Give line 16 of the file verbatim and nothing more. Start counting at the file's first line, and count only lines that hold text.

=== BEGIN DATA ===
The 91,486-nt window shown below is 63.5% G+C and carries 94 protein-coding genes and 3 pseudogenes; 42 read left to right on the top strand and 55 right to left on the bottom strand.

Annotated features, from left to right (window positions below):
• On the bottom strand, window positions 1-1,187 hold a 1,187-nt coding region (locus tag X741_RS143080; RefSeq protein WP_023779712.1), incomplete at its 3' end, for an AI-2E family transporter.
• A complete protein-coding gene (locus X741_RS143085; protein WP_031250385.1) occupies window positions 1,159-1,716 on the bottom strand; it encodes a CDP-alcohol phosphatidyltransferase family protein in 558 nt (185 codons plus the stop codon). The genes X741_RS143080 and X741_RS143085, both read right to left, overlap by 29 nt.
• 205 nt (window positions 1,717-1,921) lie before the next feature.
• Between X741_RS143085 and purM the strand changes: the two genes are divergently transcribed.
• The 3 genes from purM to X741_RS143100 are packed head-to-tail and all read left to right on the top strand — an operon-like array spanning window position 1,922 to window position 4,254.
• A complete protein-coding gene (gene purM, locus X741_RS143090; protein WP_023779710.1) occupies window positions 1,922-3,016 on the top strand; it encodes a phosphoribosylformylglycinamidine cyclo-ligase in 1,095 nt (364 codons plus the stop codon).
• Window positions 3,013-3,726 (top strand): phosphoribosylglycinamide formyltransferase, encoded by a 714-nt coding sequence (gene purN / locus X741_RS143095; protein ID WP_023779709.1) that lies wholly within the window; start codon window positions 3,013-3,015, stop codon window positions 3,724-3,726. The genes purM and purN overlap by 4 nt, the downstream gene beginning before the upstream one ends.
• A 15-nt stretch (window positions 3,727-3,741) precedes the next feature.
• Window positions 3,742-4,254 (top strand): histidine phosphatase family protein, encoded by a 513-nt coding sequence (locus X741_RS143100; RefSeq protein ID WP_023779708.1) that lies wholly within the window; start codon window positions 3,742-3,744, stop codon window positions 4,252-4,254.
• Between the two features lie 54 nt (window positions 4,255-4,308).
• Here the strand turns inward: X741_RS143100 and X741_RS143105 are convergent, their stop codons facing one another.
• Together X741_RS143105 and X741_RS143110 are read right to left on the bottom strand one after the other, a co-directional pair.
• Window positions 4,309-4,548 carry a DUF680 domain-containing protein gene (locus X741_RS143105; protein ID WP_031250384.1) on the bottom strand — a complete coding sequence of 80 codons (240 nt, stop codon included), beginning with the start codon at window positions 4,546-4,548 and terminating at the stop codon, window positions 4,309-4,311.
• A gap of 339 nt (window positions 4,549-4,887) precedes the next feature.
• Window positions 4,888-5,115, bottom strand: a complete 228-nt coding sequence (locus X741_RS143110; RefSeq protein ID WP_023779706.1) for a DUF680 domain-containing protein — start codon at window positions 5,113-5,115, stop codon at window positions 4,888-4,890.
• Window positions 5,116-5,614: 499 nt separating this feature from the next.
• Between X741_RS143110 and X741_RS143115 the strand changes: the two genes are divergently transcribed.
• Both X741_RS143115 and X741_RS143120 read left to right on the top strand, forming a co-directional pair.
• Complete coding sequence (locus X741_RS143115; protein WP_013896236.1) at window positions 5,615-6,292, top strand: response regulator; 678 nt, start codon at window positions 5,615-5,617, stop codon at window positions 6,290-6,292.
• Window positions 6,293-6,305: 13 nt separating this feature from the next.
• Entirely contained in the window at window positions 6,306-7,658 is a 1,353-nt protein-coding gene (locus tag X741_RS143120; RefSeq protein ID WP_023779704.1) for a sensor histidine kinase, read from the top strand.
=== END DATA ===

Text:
• A gap of 339 nt (window positions 4,549-4,887) precedes the next feature.